Peace is a daily, a weekly, a monthly process, gradually changing opinions, slowly eroding old barriers, quietly building new structures. — John F. Kennedy
If you were to ask me about my earliest memory of food around the table, I’d tell you about that time I was seven. I’d tell you about Lucky Charms.
My sister and I were angry, our little hearts bubbling with hurt. I’m not sure what we were mad about, but the only answer seemed to be to run away. We vented loudly about our plan as we packed our tiny backpacks. We weren’t trying to sneak out; we were trying to send a message. And we were going to send that message by walking out the front door in broad daylight.
We flung open the front door, proclaiming, “Goodbye!” But before our tiny feet went from home to the outside world, my mom emerged from the kitchen. Calm and gentle as ever, holding two bowls of our favorite cereal. We predicted she was about to plead for us to stay, but she simply invited us to eat.
“Before you go on your long journey, perhaps you want to have some breakfast first? Surely you will need some nourishment. And then you can be on your way.”
My sister and I looked at each other, both starting to feel the growl of our tummies. Yes, food first. We dropped our bags and sat at the table, spooning cereal into our mouths. What was breakfast for us was a gracious offer of nourishment and a nudge toward peace from my mom. Whatever we were upset about seemed to fall into the pit of our stomachs with that meal. Sweet conversation arose, perhaps sweeter than the milk after all that cereal was gone. We lingered. After we got up from the table, we decided that perhaps today was not a good day to run away. It might rain. Or, maybe by the time we got on with it, lunchtime would be nearing. And how could we go on a long journey without lunch? So we unpacked our bags and settled in. To my recollection, we never tried to run away again.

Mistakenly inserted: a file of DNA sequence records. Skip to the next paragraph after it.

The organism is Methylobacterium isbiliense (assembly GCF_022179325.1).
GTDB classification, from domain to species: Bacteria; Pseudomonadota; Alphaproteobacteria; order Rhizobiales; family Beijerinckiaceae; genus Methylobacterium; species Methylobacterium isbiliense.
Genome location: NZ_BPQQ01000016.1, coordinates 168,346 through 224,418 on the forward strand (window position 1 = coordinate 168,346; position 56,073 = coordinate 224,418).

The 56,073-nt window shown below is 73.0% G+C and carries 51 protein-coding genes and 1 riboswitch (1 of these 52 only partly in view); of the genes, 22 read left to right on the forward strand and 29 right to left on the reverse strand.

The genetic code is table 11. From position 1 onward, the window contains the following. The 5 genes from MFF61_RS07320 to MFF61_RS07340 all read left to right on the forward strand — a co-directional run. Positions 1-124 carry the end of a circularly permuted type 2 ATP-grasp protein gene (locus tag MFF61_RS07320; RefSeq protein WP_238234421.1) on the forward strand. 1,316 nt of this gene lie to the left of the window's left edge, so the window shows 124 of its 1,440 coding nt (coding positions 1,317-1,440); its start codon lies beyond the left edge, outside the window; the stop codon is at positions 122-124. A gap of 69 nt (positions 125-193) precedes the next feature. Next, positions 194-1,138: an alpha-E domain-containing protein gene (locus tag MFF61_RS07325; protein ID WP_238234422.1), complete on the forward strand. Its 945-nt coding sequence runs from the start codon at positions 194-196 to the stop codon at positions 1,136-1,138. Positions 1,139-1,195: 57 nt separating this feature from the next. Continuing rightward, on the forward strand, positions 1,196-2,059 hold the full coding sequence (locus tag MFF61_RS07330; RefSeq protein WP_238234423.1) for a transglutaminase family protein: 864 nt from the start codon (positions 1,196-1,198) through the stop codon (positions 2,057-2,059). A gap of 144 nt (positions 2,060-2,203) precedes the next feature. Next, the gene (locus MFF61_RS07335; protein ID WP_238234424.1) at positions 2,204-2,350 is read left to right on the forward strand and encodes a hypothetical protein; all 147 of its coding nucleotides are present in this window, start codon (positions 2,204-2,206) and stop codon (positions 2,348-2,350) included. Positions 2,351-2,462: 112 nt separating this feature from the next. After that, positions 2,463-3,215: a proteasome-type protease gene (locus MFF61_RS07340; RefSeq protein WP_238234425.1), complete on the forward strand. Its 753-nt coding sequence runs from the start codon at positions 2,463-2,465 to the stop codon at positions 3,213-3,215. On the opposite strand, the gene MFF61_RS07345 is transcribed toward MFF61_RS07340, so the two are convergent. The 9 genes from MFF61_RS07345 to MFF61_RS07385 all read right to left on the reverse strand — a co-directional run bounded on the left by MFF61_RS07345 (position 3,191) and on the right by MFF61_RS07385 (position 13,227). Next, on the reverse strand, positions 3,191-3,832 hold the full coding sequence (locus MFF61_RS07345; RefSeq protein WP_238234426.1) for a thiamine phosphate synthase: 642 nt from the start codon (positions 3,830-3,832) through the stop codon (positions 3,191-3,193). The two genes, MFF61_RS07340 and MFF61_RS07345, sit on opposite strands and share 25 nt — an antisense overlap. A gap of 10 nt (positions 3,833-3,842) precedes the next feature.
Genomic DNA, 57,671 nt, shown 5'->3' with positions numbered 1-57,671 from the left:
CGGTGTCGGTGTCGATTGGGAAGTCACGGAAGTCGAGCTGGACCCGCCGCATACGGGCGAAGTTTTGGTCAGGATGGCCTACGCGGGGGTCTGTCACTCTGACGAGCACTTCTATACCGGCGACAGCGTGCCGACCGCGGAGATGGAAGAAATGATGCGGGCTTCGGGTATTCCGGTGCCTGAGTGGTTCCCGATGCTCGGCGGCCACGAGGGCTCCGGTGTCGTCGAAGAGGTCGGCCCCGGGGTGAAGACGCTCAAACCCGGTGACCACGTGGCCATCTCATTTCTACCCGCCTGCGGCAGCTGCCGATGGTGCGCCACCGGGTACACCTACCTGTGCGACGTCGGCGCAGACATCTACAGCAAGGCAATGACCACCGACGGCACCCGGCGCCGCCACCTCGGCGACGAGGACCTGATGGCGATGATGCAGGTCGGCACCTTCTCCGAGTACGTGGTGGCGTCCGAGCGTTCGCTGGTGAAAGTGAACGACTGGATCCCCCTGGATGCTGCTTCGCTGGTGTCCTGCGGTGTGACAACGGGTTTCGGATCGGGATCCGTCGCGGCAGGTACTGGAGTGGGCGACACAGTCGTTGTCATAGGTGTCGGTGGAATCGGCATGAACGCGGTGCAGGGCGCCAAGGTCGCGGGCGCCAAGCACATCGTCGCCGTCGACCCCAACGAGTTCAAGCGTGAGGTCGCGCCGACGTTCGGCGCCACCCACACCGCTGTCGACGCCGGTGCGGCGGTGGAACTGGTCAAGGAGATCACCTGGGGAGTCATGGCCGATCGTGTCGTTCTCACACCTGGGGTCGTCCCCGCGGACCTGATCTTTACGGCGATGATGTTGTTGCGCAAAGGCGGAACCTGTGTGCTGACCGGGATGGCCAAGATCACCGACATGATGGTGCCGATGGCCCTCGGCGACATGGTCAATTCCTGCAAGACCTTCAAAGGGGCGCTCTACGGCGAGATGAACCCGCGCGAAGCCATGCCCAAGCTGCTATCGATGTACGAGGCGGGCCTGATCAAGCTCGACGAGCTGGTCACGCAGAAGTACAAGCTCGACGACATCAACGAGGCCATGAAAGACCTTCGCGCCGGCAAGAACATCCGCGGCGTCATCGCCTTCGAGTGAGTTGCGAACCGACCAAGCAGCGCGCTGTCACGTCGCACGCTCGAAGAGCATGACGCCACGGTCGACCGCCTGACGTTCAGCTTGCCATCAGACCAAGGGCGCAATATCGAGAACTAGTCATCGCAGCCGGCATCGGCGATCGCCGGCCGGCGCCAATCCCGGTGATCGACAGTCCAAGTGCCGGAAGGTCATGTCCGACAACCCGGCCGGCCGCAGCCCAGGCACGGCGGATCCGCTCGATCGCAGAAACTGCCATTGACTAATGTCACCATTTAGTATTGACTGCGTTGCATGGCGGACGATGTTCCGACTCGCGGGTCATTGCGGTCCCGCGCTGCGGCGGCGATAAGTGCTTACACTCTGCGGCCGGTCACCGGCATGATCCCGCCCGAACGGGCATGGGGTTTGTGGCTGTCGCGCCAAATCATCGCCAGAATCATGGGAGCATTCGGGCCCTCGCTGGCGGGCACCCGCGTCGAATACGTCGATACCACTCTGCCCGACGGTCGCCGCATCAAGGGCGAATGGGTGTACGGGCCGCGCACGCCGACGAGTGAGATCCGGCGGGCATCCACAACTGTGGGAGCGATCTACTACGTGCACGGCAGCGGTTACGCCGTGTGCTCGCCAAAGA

That was the first meal I received as a peace offering, a meal that didn’t primarily serve as physical nourishment, but instead was used as a pathway to peace. This is the power of a meal, even something as simple as a bowl of cereal, and my mom knew it. Jesus knew it too. I think He knew food could be used to proclaim peace every time He stepped into a tax collector’s home. He knew food could be used to offer peace every time He reclined at a table with those who were known as notorious sinners. He joined them in the necessary and vulnerable act of eating a meal, and through that He brought peace.